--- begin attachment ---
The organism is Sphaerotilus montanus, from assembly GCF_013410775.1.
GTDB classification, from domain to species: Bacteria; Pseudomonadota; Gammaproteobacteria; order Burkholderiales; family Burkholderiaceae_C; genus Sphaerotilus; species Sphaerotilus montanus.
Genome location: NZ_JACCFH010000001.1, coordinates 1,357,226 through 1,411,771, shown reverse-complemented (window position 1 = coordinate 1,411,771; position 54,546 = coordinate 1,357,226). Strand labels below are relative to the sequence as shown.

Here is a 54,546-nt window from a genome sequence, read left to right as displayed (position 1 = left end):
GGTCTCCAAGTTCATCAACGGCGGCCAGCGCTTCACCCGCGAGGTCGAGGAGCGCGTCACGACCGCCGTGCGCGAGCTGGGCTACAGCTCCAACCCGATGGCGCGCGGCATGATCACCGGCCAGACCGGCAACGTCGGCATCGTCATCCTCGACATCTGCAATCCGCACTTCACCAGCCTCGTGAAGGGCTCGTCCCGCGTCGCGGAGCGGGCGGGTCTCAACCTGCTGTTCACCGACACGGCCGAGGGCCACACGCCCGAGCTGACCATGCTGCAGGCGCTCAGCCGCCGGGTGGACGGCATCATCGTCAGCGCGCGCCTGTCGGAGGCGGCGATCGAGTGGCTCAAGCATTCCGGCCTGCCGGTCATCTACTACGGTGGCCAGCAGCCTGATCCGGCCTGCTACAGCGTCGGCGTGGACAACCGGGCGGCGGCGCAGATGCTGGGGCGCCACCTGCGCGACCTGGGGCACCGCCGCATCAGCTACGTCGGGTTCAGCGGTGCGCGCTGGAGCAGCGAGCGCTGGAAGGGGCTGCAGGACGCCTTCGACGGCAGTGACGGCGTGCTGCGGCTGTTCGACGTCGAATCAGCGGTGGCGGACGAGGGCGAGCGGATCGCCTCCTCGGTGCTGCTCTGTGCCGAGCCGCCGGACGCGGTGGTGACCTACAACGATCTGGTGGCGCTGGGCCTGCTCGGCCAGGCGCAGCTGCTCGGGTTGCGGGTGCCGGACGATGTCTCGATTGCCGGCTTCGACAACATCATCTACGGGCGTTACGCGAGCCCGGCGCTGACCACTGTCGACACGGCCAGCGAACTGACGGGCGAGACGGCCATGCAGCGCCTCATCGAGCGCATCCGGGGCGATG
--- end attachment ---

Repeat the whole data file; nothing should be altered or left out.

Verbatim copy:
The organism is Sphaerotilus montanus, from assembly GCF_013410775.1.
GTDB classification, from domain to species: Bacteria; Pseudomonadota; Gammaproteobacteria; order Burkholderiales; family Burkholderiaceae_C; genus Sphaerotilus; species Sphaerotilus montanus.
Genome location: NZ_JACCFH010000001.1, coordinates 1,357,226 through 1,411,771, shown reverse-complemented (window position 1 = coordinate 1,411,771; position 54,546 = coordinate 1,357,226). Strand labels below are relative to the sequence as shown.

Here is a 54,546-nt window from a genome sequence, read left to right as displayed (position 1 = left end):
GGTCTCCAAGTTCATCAACGGCGGCCAGCGCTTCACCCGCGAGGTCGAGGAGCGCGTCACGACCGCCGTGCGCGAGCTGGGCTACAGCTCCAACCCGATGGCGCGCGGCATGATCACCGGCCAGACCGGCAACGTCGGCATCGTCATCCTCGACATCTGCAATCCGCACTTCACCAGCCTCGTGAAGGGCTCGTCCCGCGTCGCGGAGCGGGCGGGTCTCAACCTGCTGTTCACCGACACGGCCGAGGGCCACACGCCCGAGCTGACCATGCTGCAGGCGCTCAGCCGCCGGGTGGACGGCATCATCGTCAGCGCGCGCCTGTCGGAGGCGGCGATCGAGTGGCTCAAGCATTCCGGCCTGCCGGTCATCTACTACGGTGGCCAGCAGCCTGATCCGGCCTGCTACAGCGTCGGCGTGGACAACCGGGCGGCGGCGCAGATGCTGGGGCGCCACCTGCGCGACCTGGGGCACCGCCGCATCAGCTACGTCGGGTTCAGCGGTGCGCGCTGGAGCAGCGAGCGCTGGAAGGGGCTGCAGGACGCCTTCGACGGCAGTGACGGCGTGCTGCGGCTGTTCGACGTCGAATCAGCGGTGGCGGACGAGGGCGAGCGGATCGCCTCCTCGGTGCTGCTCTGTGCCGAGCCGCCGGACGCGGTGGTGACCTACAACGATCTGGTGGCGCTGGGCCTGCTCGGCCAGGCGCAGCTGCTCGGGTTGCGGGTGCCGGACGATGTCTCGATTGCCGGCTTCGACAACATCATCTACGGGCGTTACGCGAGCCCGGCGCTGACCACTGTCGACACGGCCAGCGAACTGACGGGCGAGACGGCCATGCAGCGCCTCATCGAGCGCATCCGGGGCGATG